In this sense The Invention of Morel is the perfection that Borges writes of in his Prologue to the novel. The book is at once cinematic in its setting, gripping in its lurid plot and upsetting in its implication. Rereading this book is an apocalyptic delight. Additional depth is revealed with further appreciations, which is certainly a hallmark of great literature.

The plot and back story are simple and purposefully obscured. Both reveal themselves slowly and while one maintains a bitingly ironic humor (the story of the protagonist himself) the other becomes increasingly full of dread. Both Borges and the translator compare the book to the works of Kafka, Chesterton and Henry James (in particular The Turn Of The Screw).

So what of that plot? A man has fled the law to a deserted and supposedly disease afflicted isle, which is one of the Pacific's Ellice Islands. There amongst strangely well-maintained buildings he makes his paranoid home. Instantly his memoir, for that is what we the reader are auspiciously reading, is called into doubt by its stodgy, short-sighted editor. For instance the island is populated by a verdure that no other Ellice island possesses.

Disbelief is easily suspended however, particularly because of conscientious, let alone confessional approach the narrator is taking. After weeks of barely surviving the hazardous, flood prone isle he discovers that there is a vast and still fully functional series of machines on the island that can, if nothing else at first, pump clean water.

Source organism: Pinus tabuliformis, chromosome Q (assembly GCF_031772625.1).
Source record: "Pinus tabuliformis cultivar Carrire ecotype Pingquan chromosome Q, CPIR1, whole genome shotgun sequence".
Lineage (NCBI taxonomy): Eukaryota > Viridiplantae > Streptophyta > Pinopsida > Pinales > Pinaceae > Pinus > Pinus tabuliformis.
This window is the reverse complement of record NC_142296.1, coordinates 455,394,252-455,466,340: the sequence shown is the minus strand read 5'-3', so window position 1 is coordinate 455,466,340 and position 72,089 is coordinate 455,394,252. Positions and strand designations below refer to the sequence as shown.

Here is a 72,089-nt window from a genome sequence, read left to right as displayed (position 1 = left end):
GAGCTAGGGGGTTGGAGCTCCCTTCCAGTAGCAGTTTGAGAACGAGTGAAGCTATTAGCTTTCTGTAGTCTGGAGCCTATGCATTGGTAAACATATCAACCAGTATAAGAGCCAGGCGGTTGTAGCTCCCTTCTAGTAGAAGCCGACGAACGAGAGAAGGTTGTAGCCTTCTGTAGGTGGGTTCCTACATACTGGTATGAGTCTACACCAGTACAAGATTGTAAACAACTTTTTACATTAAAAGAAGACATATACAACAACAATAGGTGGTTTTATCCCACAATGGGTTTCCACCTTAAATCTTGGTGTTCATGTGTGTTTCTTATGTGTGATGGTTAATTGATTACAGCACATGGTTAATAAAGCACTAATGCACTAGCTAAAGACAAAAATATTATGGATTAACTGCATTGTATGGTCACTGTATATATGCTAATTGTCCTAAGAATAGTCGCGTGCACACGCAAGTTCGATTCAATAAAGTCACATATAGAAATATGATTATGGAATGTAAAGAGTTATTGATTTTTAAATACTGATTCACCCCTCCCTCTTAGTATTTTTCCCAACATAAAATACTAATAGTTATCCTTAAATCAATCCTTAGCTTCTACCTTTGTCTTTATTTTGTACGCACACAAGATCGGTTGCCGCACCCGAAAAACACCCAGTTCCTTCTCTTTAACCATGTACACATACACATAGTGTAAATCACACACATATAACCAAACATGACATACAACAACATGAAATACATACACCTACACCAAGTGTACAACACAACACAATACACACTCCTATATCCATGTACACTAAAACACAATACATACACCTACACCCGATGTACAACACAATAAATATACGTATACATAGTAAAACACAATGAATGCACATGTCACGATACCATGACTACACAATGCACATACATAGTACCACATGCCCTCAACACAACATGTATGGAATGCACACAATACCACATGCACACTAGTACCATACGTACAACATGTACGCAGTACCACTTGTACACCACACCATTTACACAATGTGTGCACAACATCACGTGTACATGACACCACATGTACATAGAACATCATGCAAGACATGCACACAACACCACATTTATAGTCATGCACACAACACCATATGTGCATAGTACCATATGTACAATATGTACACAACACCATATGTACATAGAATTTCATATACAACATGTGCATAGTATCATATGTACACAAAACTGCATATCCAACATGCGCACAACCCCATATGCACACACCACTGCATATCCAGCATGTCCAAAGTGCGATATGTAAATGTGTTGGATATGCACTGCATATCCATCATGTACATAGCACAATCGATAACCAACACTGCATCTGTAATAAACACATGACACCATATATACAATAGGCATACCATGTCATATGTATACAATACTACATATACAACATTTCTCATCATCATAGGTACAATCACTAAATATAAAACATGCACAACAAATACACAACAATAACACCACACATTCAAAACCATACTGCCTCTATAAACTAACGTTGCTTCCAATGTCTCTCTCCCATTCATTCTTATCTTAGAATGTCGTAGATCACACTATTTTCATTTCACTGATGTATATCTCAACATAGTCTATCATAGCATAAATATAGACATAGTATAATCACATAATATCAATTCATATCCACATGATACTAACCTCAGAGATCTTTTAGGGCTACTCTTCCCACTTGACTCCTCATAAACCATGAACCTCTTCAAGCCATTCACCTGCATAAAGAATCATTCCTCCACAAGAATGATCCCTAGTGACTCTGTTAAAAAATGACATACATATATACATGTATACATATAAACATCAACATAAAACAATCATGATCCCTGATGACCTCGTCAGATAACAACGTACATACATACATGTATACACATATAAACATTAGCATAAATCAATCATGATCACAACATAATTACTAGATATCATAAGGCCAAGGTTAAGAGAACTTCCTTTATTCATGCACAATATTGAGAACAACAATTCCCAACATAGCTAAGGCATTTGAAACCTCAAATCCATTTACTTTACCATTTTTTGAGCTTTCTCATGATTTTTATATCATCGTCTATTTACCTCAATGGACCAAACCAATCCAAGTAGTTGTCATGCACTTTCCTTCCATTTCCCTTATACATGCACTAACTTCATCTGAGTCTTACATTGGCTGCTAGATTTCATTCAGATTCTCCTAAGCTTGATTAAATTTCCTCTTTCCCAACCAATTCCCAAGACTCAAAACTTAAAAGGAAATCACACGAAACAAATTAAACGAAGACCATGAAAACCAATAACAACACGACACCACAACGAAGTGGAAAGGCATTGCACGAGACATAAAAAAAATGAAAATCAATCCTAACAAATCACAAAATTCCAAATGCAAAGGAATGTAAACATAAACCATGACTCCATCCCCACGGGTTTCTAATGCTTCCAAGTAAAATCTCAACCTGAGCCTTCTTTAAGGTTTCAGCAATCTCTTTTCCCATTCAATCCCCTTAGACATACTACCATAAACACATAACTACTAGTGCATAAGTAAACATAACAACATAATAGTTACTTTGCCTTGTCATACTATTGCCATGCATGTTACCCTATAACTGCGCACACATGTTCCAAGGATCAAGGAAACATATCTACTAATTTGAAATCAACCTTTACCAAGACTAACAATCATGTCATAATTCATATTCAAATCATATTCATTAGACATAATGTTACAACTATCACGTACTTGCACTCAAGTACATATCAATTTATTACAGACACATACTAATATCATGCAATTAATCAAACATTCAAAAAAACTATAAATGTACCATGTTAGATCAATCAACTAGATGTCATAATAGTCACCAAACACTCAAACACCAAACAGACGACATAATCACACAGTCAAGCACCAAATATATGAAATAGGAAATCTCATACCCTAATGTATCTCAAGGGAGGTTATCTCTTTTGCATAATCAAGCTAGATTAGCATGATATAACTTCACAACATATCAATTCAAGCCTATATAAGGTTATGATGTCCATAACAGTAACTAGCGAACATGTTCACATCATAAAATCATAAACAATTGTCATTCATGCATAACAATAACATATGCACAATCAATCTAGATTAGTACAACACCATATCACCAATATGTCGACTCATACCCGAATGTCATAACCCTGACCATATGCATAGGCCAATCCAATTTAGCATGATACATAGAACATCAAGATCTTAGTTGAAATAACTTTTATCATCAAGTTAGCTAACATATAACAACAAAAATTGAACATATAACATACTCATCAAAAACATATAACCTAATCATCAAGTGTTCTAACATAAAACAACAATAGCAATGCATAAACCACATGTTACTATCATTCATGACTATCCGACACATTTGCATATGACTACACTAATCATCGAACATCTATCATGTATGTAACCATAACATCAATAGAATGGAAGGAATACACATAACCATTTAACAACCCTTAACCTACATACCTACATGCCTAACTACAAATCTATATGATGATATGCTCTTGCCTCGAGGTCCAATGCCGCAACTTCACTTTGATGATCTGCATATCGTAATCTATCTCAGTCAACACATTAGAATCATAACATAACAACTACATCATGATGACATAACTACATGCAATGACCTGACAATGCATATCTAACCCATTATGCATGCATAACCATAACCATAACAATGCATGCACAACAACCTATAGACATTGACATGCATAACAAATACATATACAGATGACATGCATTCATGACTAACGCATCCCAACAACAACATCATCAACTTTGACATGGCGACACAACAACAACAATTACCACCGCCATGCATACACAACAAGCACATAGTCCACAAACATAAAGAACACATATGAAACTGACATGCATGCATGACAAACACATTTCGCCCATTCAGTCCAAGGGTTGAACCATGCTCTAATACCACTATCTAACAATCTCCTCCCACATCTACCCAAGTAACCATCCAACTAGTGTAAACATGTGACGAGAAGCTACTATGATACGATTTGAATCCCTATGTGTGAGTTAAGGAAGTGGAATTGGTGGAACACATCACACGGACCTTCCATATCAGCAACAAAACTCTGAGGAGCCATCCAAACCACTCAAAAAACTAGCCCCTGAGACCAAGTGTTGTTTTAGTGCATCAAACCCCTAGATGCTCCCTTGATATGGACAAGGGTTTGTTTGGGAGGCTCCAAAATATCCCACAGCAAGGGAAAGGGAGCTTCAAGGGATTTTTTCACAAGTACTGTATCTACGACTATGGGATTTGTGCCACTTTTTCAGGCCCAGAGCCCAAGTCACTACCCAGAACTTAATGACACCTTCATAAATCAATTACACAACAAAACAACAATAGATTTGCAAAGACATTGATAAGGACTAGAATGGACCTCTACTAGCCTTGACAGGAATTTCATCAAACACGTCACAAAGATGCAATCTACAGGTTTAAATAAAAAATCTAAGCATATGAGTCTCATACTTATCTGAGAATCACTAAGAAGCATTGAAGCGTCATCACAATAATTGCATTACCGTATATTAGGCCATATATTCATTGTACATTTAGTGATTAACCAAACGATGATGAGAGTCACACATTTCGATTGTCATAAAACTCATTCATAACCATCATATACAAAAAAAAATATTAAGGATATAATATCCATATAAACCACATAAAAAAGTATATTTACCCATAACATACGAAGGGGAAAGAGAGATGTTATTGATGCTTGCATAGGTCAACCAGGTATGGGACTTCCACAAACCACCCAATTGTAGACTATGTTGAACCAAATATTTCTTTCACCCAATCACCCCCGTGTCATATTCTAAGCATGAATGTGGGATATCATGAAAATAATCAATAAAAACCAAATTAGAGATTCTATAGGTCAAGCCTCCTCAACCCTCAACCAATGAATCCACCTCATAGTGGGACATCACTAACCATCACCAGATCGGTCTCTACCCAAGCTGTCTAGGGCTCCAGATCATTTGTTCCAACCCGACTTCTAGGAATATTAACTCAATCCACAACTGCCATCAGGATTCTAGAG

Like that famously short story about the last man on earth not being alone so too is our narrator suddenly not alone. In fact the island is populated by a party of people, including a lovely young woman who so fully unmans our protagonist that we begin to question his sanity. These other inhabitants are instantly realized as somewhat lurid entities, in fact they seem mechanical at times and at others repetitive like a ghost repeating its former life. Indeed, you too will question sanity as the story becomes increasingly strange.

After hiding himself for weeks the young criminal becomes emboldened by the notion of companionship. In time he learns that the island belongs to a member of the party, a certain scientist by the name of Morel. So too do the attentions of the young woman, appropriately named Faustine, belong to Morel. Morel is of course of the "mad" variety of scientists and any phonic resemblance between Wells' Island of Dr. Moreau and The Invention Of Morel is not only purposeful but also important. It quickly becomes apparent that Dr. Morel has created the island with some sort of purpose.

One and one does not equal two on this island, that is until it is perhaps too late. Casares fashions an ingenious hell and replaces Dante with a gentlemanly yet criminal protagonist that lives in constant self-effacing anguish.It is in that sense a perfect situation for a dark comedy of unrequited love and maniacal idealism.